In 1915, the Coast Artillery Corps built an experimental battery, called Battery Test, about a mile away from Fort Morgan. The battery held a single 10-inch gun on a disappearing carriage. Then in 1916, the Navy had two battleships, the USS New York and the USS Arkansas, shell the battery for two days to see how well it would survive, which it did with remarkably little damage. The gun was removed shortly after the tests.

After the US declared war on Germany in April 1917, the fort took on the task of training men of the Coast Artillery in modern weapons. The fort also trained field anti-aircraft batteries. In 1920 the fort received four British 9.2-inch howitzers. These guns were abandoned and later scrapped in 1924 when the Army abandoned the fort. Thereafter, the base deteriorated quickly.

During World War I, the Army had established a radio transmitting and receiving station at Fort Morgan as a part of a nationwide Morse-code communication network. The transmitter had the call letters WUR.[9] When Fort Morgan was abandoned, the call letters were transferred to Fort McClellan, Alabama.

In April 1942, the Army re-occupied the fort and constructed an adjacent airfield.[10] Initially, the Coast Artillery brought five Model 1918 155mm (6.1-inch) guns to equip the fort. The Army placed two on top of Fort Morgan on mounts that permitted 360 degrees traverse. The remaining three guns stood on the fort's parade ground.

The War Department turned Fort Morgan over to the State of Alabama in 1946, and the Army again abandoned the fort in 1947. The War Department disbanded the U.S. Army Coast Artillery Corps itself in 1950.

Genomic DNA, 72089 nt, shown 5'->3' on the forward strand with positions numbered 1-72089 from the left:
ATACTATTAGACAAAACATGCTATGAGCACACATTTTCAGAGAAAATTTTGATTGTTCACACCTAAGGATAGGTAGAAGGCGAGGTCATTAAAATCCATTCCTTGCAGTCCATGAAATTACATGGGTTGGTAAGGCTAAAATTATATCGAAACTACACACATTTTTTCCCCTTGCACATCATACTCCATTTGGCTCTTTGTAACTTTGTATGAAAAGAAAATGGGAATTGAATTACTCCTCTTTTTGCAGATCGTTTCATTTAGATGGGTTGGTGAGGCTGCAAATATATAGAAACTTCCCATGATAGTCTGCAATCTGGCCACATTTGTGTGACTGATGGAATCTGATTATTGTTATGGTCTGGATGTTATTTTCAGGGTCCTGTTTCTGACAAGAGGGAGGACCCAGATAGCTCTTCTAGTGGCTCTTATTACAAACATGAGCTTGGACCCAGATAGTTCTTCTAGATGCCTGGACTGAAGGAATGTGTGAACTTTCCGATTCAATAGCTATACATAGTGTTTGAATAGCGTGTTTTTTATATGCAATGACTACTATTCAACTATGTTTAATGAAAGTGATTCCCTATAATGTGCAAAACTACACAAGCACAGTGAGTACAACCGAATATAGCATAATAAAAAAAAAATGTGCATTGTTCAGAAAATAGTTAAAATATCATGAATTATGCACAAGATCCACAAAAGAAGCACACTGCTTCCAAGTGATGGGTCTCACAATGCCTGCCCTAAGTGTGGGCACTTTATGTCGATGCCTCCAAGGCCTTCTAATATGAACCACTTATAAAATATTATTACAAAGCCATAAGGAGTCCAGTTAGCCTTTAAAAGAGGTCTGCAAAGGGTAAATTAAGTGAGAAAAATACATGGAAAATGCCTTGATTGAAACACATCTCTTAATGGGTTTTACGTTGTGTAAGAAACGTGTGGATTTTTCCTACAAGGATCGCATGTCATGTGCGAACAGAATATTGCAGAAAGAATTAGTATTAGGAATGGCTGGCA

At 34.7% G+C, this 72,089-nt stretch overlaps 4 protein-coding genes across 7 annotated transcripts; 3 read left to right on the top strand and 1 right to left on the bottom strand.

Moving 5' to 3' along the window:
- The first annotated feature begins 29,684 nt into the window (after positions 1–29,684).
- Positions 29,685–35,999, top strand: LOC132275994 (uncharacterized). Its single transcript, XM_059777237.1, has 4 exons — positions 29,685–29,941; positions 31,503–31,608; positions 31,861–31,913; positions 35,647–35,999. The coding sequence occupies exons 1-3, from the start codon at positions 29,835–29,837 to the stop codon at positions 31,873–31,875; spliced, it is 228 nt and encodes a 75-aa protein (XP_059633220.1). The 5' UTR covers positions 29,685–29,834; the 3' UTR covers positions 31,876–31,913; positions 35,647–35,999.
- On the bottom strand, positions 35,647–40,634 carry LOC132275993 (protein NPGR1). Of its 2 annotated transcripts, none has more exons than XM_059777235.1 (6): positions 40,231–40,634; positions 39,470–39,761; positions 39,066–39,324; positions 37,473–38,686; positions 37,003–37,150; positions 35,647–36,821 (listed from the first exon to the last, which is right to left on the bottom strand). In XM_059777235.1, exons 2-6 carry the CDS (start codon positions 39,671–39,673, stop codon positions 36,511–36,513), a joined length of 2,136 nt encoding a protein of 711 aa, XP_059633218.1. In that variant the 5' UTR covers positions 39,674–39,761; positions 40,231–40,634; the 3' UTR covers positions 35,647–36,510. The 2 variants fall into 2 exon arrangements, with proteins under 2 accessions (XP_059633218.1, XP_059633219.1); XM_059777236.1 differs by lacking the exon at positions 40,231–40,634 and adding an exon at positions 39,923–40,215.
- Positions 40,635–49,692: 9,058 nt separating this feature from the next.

Recent developments

Fort Morgan was designated a National Historic Landmark in 1960.[2][11]

In 2007 it was listed as "one of the nation's 10 most endangered battle sites" by the Civil War Preservation Trust in History Under Siege: A Guide to America's Most Endangered Civil War Battlefields.[12]

In June 2008, a 90-pound live Union naval shell was uncovered at the site. The shell was from a Parrott rifle on a U.S. Navy warship and was fired at the fort in the summer of 1864. The discovery came during excavations as part of a project meant to repair cracks in the walls.[13]

Historic and modern views of Fort Morgan
View of Fort Morgan in 1864, after its surrender. 
View of Fort Morgan in 1864. 
View of Fort Morgan in 1864. 
August 23, 1864 - Damage to the Citadel. 
Fort Morgan in 2008. 
The entrance in 2008. 
Fort Morgan, April 2002 

See also


  1. National Park Service (2007-01-23). "National Register Information System". National Register of Historic Places. National Park Service.
  2. 1 2 "Fort Morgan". National Historic Landmark summary listing. National Park Service. Retrieved 2007-10-28.
  3. Jack Friend. 2000. "The Civil War". In Bob England, Jack Friend, Michael Bailey, and Blanton Blankenship. Fort Morgan. (Charleston, SC: Arcadia), p. 21.
  4. Jack Friend. 2000. "The Civil War". In Bob England, Jack Friend, Michael Bailey, and Blanton Blankenship. Fort Morgan. (Charleston, SC: Arcadia), p. 22.
  5. 1 2 3 4 "The Siege of Fort Morgan: "The Shells Were Bursting All Around Us"". Historical Marker Database. Retrieved 24 September 2015.
  6. "Citadel (1825-1865)". Historical Marker Database. Retrieved 24 September 2015.
  7. "6.4" (100 pounder) Parrott Rifle / 7" Brooke Rifle". Historical Marker Database. Retrieved 24 September 2015.
  8. Bob England, et al. 2000. Fort Morgan. (Charleston, SC: Arcadia), p.100
  9. WUR Fort Morgan, Alabama. 1924 list of Government Land and Ship Radio Stations, U.S. Department of Commerce
  11. Blanche Higgins Schroer (October 4, 1975) National Register of Historic Places Inventory-Nomination: Fort Morgan, National Park Service and Accompanying 25 or so photos, aerial, exterior and interior, from 1864, c. World War II, 1959, 1974, 1975 and 19.
  12. "Civil War Preservation Trust Unveils Report on Most Endangered Battlefields" (Press release). Civil War Preservation Trust. 2007-03-13.
  13. Kenny Smith (June 23, 2008). "Workers discover cannon shell". Press-Register. Retrieved March 12, 2012.

External links